Wonderful Wal-Mart

     I was wandering around my local Wal-Mart today thinking about how wonderful it is to have a place where people of limited means can buy high quality products (food, clothing, medicine, and just about anyting else you can think of) at very low prices. 

      So, why do so many people oppose having Wal-Marts in their neighborhoods?  I can understand the opposition from all those who own the overpriced businesses the Wal-Mart will put out of business, but why would any consumer be opposed to having such a terrific place to shop? 

     People talk about how local shops that give individual service will be put out of business.  But if these shops are actually providing a service that Wal-Mart does not, and people value that service, people will continue to shop in these smaller places and the shops will continue to thrive.   If they are forced out of business, it will be because their service wasn’t that valuable after all.

     I love having Wal-Marts near to me and shop in them every week.  How do you folks feel about them, and what has been your actual experience with them?  Anyone actually work there and can shed any light on the gender discrimination charges?  As to that last point, I speak in total ignorance, but suspect the charges are more trumped up than real.  But, I’d love to hear from folks who actually know something about the facts behind the charges.

Is Hate a Crime?

     Bookworm is taking the weekend off, so  I’m hoping in with one of my questions.  I’ve been thinking a lot about hate speech and hate crimes since the Imus nonsense and the whole idea puzzles me. 

     Is hate a crime?  Senators Kennedy and Smith are introducing a new hate crimes bill.   NOW is all excited.  But does it really matter whether, when a person commits a violence act against another person, the criminal is motivated by hate of an individual or a group?  Isn’t the violent act punishable enough?

     Colleges all over the country are trying to ban hate speech.   One would think that college campuses would be bastions of free speech of all kinds, even hate speech, but not so.  To its credit, even the ACLU opposes such bans.  What does it say about what our kids are learning that so many schools support such bans anyway? 

     While we’re at it, should Imus have lost his job?  I don’t think he necessarily should have lost his job simply for making a bad joke, however crude.  But, just as he has a right to his speech, his sponsors have a right to decide not to sponsor his speech.  And his bosses have a right to fire him, rather than lose revenues or listeners because of his speech.  And, by the way, I have no problem with people calling on him to be fired (or not fired).  They are only exercising their free speech rights as well. 

     Anyway, what do the readers of the Bookwormroom think about hate crimes and hate speech?  Is hate a crime?  Should it be?

Fighting back

I have too much on my plate today and too little time, but I just had to take a few minutes to follow-up on a theme that started with the British Marines and ended, so sadly, at VTech: passivity.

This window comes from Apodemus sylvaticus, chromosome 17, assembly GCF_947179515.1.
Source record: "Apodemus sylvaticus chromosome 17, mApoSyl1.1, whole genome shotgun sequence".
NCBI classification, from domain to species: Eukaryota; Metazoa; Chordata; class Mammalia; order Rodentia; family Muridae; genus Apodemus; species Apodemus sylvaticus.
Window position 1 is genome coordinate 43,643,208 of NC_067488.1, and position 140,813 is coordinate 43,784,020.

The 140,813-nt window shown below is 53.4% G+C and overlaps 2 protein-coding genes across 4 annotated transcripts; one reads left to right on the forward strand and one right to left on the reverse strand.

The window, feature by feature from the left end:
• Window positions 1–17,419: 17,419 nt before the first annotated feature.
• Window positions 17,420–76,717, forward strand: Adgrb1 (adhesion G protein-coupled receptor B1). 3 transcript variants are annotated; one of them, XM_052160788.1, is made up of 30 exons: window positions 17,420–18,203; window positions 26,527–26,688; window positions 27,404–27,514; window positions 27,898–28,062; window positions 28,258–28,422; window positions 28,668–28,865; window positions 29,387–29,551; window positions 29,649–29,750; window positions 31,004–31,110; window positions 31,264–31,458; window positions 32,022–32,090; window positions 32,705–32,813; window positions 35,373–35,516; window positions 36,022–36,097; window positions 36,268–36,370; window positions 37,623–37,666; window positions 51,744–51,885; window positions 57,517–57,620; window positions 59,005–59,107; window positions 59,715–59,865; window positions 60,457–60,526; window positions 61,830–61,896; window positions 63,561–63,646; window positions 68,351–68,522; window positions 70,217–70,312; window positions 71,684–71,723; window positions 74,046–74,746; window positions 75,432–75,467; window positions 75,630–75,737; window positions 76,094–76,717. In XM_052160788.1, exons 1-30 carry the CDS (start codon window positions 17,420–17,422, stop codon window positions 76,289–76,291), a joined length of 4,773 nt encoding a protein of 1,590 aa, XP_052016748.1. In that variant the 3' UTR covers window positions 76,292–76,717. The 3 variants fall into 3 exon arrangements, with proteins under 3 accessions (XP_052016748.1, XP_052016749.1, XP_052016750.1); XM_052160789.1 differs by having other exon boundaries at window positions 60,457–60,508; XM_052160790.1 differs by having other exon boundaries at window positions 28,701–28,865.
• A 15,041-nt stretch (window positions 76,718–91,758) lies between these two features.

Two of the best writers out there have written about the fact that our Western culture has made a virtue out of passivity in the face of violence.  Mark Steyn views the problem as an infantilization of society that has us completely conditioned to wait for others to rescue us. After explaining his viewpoint, Steyn looks at a Canadian massacre of a few years back (and doesn’t Canada have gun control?) with some of the most frightening facts I’ve ever heard — not because of what the killer did, but because of what the male bystanders did (or, rather, didn’t do):

The cost of a “protected” society of eternal “children” is too high. Every December 6th, my own unmanned Dominion lowers its flags to half-mast and tries to saddle Canadian manhood in general with the blame for the “Montreal massacre,” the 14 female students of the Ecole Polytechnique murdered by Marc Lepine (born Gamil Gharbi, the son of an Algerian Muslim wife-beater, though you’d never know that from the press coverage). As I wrote up north a few years ago:

Yet the defining image of contemporary Canadian maleness is not M Lepine/Gharbi but the professors and the men in that classroom, who, ordered to leave by the lone gunman, meekly did so, and abandoned their female classmates to their fate — an act of abdication that would have been unthinkable in almost any other culture throughout human history. The “men” stood outside in the corridor and, even as they heard the first shots, they did nothing. And, when it was over and Gharbi walked out of the room and past them, they still did nothing. Whatever its other defects, Canadian manhood does not suffer from an excess of testosterone.

Apropos the men in Canada, I read somewhere on the blogosphere, and I can’t remember where, that when the Titantic sank, the men truly abided by the age-old adage of women and children first:

First of all, if you were a man, you were outta luck. The overall survival rate for men was 20%. For women, it was 74%, and for children, 52%. Yes, it was indeed “women and children first.”

The other post I read today on the same these was at Big Lizards, where Dafydd wrote about the peculiar virtue our Western culture has made of not fighting back:

I see the circumstances of the Virginia Tech shooting and of the British hostages as betraying the same very poignant — and dangerous — perspective: helplessness as a virtue.

But the two circumstances also differ in a way that at first appears vast, but upon reflection seems not so great after all. When a soldier, by inaction, renders himself helpless, we call it cowardice; but civilians do not seem to be under the same duty as a member of the military, one who has voluntarily assumed responsibility for protecting and preserving his society.